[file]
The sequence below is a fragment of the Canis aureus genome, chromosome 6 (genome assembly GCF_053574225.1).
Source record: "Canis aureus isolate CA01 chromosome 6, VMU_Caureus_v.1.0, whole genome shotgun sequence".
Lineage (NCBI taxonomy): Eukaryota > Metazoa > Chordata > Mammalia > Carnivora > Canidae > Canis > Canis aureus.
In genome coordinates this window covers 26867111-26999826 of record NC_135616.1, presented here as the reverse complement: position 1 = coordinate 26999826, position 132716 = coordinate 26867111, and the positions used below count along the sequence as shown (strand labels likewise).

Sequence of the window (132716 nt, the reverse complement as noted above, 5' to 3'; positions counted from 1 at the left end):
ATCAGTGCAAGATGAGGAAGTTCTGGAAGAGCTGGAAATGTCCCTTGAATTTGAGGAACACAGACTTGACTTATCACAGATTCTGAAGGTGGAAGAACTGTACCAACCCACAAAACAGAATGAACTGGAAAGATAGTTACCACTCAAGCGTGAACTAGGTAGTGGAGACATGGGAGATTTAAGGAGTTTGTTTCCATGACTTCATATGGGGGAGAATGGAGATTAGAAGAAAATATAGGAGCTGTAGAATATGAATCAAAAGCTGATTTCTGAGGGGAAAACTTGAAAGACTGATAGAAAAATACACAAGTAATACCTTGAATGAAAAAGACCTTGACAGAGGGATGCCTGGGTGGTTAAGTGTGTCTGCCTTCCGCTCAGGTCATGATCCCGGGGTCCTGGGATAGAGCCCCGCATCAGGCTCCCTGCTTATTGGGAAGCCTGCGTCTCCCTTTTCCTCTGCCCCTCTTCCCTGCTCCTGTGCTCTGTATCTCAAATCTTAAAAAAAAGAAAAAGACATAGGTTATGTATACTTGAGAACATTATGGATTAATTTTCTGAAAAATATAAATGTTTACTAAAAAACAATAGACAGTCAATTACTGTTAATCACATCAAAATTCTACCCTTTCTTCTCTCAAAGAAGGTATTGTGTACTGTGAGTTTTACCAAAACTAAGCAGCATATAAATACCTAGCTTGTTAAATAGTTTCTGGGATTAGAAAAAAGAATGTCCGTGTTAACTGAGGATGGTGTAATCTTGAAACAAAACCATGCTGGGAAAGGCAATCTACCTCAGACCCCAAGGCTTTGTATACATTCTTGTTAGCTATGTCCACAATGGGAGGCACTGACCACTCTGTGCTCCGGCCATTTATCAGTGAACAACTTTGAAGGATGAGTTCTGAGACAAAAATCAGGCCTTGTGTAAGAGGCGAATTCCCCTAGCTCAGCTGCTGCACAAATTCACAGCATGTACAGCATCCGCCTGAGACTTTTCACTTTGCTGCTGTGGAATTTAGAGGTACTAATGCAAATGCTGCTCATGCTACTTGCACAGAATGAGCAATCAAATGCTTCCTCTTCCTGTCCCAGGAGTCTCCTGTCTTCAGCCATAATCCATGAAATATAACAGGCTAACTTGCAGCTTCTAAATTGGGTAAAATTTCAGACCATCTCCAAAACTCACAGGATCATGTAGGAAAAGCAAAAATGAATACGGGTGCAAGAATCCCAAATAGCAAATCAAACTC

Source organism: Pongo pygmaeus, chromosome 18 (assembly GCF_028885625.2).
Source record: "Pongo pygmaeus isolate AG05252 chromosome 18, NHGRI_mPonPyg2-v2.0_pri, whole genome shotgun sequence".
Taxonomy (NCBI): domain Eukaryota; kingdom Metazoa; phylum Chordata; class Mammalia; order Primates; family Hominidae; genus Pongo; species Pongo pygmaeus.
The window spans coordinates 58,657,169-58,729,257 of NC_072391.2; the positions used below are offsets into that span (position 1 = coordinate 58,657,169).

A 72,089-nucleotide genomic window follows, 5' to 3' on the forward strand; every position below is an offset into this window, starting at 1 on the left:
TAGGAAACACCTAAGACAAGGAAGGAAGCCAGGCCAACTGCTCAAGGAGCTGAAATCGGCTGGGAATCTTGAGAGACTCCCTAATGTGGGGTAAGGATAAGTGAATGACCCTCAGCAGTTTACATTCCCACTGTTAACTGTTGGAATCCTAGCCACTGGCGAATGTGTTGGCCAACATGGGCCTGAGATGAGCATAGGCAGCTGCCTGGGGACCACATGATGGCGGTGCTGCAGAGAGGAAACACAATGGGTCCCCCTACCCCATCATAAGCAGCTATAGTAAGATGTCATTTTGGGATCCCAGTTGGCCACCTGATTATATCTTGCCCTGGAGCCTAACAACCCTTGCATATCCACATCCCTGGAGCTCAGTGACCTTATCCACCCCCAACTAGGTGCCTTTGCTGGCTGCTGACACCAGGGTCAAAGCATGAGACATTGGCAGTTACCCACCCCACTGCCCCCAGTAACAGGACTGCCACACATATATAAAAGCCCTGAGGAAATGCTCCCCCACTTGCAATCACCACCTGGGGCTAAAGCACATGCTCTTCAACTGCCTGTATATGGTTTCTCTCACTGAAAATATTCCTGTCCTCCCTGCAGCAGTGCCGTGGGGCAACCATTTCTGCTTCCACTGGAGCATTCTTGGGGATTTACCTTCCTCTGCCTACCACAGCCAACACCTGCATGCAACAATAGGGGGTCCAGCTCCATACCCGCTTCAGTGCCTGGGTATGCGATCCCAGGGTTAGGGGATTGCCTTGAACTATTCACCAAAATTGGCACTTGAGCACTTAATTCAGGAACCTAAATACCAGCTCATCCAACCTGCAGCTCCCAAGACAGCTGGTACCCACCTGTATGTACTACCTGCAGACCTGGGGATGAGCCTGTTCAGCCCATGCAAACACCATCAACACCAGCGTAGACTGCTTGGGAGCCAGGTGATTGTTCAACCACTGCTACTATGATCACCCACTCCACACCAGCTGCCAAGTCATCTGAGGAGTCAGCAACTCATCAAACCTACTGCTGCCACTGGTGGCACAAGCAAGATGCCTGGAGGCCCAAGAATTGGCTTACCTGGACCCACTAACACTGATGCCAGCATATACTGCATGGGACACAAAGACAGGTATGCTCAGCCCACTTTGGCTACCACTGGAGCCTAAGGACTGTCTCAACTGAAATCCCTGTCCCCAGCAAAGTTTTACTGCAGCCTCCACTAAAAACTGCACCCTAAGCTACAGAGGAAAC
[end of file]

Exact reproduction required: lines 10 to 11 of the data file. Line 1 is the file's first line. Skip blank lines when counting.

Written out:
The window spans coordinates 58,657,169-58,729,257 of NC_072391.2; the positions used below are offsets into that span (position 1 = coordinate 58,657,169).

A 72,089-nucleotide genomic window follows, 5' to 3' on the forward strand; every position below is an offset into this window, starting at 1 on the left: